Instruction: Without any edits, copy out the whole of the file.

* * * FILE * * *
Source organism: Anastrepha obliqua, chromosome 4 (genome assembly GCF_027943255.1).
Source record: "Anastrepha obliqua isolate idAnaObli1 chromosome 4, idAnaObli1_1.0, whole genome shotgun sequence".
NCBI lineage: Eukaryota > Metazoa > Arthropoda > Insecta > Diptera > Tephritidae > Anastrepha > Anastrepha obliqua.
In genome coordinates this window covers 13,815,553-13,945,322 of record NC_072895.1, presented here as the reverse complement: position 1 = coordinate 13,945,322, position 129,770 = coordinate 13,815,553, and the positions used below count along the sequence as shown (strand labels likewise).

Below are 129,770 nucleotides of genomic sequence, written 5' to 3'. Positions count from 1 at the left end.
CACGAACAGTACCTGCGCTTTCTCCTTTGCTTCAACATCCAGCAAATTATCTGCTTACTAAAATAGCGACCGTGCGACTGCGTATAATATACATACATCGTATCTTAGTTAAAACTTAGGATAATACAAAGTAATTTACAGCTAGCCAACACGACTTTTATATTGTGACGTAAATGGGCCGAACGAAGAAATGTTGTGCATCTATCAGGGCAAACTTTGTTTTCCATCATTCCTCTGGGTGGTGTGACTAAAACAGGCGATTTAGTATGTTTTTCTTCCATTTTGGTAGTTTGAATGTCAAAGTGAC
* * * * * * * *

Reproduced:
Source organism: Anastrepha obliqua, chromosome 4 (genome assembly GCF_027943255.1).
Source record: "Anastrepha obliqua isolate idAnaObli1 chromosome 4, idAnaObli1_1.0, whole genome shotgun sequence".
NCBI lineage: Eukaryota > Metazoa > Arthropoda > Insecta > Diptera > Tephritidae > Anastrepha > Anastrepha obliqua.
In genome coordinates this window covers 13,815,553-13,945,322 of record NC_072895.1, presented here as the reverse complement: position 1 = coordinate 13,945,322, position 129,770 = coordinate 13,815,553, and the positions used below count along the sequence as shown (strand labels likewise).

Below are 129,770 nucleotides of genomic sequence, written 5' to 3'. Positions count from 1 at the left end.
CACGAACAGTACCTGCGCTTTCTCCTTTGCTTCAACATCCAGCAAATTATCTGCTTACTAAAATAGCGACCGTGCGACTGCGTATAATATACATACATCGTATCTTAGTTAAAACTTAGGATAATACAAAGTAATTTACAGCTAGCCAACACGACTTTTATATTGTGACGTAAATGGGCCGAACGAAGAAATGTTGTGCATCTATCAGGGCAAACTTTGTTTTCCATCATTCCTCTGGGTGGTGTGACTAAAACAGGCGATTTAGTATGTTTTTCTTCCATTTTGGTAGTTTGAATGTCAAAGTGAC